Even if the girl chooses to be sexually promiscuous or show off her legs to get attention from boys, it's none of your business. We shouldn't be shaming girls for the choices they make. I thought women were uniting worldwide in getting people to stop slut shaming, not blame clothing for rape, etc., but you seem to be doing a fine job yourself in choosing to be judgmental over a pair of shorts.

Wearing short shorts does not mean someone is a hooker, and she definitely didn't deserve that name from you. What can you tell when you see someone wearing shorts (man or woman)? That it's hot and they felt like wearing it. Literally, that's it. I didn't think glancing at a teenage girl's clothing was sufficient enough to cast aspersions on her morality.

WHY are you sexualizing women's bodies so much? The media does it enough for us. Some stupid politicians do it for us. Weird rapping music stars do it for us. You're a woman so many look up to and respect in the social media scene and yet, you chose to shame a girl for her choices.

To top it off, this is the description you used to post it on Facebook:

Source: Official Facebook page of Baby Sideburns

Skanky slutbag. Wow. I'm younger than you and have probably never heard that phrase in my life but kudos to you for calling a teenage girl that on your Facebook page with nearly 200K followers.

What a girl chooses to wear is her business. Not yours, not mine. But hers alone. If her clothing bothered you so much, you should have just looked away. But you decided to write a blog post about how judgmental you are on a teenager's clothing.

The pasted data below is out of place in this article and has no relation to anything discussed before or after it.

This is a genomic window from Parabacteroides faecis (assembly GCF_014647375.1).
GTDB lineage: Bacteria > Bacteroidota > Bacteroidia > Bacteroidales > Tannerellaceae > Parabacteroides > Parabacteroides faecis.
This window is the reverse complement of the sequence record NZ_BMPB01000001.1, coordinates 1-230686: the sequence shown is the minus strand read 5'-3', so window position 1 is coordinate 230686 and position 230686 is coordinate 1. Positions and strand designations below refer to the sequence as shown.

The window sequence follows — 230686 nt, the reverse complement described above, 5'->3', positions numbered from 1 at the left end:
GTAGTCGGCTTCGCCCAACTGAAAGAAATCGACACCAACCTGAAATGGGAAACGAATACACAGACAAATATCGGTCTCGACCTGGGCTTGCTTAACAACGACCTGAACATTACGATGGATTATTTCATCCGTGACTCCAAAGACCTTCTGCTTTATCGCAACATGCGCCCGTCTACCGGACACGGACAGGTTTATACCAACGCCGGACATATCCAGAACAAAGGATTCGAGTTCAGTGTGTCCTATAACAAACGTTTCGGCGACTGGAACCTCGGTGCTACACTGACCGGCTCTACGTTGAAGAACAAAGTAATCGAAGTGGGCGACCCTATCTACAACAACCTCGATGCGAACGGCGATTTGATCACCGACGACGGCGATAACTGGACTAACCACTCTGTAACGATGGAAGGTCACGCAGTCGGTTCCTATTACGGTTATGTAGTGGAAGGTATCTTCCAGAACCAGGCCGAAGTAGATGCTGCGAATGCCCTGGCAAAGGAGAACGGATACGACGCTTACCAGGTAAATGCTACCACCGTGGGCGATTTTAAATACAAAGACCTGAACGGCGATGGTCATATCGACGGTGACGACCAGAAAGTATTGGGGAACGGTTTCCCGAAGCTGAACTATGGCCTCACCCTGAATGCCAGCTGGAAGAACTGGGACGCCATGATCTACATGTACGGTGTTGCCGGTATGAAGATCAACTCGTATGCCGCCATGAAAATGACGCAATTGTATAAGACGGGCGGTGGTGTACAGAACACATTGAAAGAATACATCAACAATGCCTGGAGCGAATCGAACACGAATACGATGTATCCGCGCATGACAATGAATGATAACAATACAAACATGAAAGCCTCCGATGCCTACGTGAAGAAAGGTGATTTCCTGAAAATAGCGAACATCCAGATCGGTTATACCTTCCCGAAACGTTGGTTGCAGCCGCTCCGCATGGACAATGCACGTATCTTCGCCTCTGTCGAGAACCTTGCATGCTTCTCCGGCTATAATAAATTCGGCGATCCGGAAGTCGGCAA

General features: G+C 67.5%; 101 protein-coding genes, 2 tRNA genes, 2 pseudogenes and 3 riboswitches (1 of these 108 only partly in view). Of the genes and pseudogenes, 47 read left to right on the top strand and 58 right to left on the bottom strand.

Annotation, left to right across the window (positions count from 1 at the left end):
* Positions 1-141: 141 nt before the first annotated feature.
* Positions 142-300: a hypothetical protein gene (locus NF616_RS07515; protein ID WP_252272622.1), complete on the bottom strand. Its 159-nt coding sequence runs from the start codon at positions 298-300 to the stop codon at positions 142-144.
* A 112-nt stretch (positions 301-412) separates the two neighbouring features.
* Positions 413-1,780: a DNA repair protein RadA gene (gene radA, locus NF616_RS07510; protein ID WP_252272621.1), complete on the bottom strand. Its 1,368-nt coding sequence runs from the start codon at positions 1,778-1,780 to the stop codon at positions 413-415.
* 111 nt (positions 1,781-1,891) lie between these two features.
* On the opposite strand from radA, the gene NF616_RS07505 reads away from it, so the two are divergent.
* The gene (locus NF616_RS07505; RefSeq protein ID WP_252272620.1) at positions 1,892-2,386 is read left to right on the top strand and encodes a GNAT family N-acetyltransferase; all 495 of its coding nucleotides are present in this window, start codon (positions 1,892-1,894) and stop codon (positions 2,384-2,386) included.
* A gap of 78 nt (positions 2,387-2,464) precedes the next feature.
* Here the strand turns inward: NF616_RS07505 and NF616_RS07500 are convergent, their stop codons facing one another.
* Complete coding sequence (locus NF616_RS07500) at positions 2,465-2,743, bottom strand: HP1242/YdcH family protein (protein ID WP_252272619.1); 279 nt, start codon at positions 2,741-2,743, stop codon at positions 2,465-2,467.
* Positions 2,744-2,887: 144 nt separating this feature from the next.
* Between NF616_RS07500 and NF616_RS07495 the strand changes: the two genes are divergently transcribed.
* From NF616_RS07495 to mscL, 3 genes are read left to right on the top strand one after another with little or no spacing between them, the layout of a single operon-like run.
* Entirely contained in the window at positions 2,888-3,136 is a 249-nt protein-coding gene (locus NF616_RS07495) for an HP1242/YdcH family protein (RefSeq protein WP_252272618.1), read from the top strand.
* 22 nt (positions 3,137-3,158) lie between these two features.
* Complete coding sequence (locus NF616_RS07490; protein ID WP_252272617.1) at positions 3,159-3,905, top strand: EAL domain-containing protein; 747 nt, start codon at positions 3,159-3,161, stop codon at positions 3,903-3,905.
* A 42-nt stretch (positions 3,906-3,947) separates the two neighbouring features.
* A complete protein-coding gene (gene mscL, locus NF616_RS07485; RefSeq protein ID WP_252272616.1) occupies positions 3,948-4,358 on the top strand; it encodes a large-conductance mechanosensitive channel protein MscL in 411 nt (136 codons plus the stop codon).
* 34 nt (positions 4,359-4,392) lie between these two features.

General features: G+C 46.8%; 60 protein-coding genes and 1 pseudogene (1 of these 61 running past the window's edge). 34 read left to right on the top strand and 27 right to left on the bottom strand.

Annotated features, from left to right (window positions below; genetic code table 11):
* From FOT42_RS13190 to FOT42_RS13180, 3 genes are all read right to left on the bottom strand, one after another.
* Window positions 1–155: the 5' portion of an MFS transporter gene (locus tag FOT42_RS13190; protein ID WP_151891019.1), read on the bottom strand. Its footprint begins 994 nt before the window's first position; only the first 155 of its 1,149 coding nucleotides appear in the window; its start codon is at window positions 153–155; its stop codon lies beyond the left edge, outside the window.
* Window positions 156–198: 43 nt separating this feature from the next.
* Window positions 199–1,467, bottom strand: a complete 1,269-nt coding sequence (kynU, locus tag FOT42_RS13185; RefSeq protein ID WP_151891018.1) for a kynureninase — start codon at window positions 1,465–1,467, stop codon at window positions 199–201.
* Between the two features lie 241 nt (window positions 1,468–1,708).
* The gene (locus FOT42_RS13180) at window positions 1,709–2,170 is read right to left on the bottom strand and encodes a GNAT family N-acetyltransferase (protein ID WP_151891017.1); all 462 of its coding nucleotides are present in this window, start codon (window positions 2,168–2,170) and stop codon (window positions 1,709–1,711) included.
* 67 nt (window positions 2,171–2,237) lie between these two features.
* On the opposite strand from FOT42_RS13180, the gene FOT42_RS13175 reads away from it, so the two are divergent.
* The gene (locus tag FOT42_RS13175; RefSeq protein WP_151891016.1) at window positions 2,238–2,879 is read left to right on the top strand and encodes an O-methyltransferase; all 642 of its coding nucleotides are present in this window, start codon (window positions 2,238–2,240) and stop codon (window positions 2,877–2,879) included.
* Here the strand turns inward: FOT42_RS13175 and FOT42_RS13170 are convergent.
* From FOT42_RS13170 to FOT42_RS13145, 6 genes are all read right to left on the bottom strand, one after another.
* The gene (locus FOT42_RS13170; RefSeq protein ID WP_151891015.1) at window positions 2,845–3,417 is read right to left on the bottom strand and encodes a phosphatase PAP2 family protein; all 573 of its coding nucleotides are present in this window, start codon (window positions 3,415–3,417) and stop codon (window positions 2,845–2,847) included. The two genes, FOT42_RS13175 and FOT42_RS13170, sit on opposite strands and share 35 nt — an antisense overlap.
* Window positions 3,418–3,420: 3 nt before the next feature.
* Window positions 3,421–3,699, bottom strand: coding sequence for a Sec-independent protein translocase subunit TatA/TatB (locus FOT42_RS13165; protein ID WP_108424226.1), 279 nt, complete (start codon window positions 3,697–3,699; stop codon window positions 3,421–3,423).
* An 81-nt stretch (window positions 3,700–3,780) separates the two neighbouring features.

The world isn't safe for girls, I agree. But what you're effectively communicating with this blog post is that a woman who wears less clothes isn't worthy of respect, isn't worthy of a man, and this might loosely translate into "Rape is caused when women dress provocatively". Not for you, not for me, but for someone else, it might.

The message shouldn't be "Cover yourself up". The message should be "Respect everyone equally". The more you propagate the former message, the more you let your kids and people around you believe that women's clothing is linked to morality, to promiscuity, to rapes and ultimately make them believe that women bring this upon themselves because of the clothes they wear.

You're witty, you're smart, you're beautiful. But don't choose to shame anyone for their choices in clothing (or anything for that matter). I can't remember the last time a teenage boy was shamed for wearing his pants too low but the comments on your FB thread clearly show how many people condemn a teenage girl for wearing shorts.

Shaming someone for their choices is never alright. Always, always remember that. And, while you're at that, maybe you could stand up for more women. We could do with some more solidarity.

A 25-year-old who loves to wear shorts and will wear them as long as she has legs.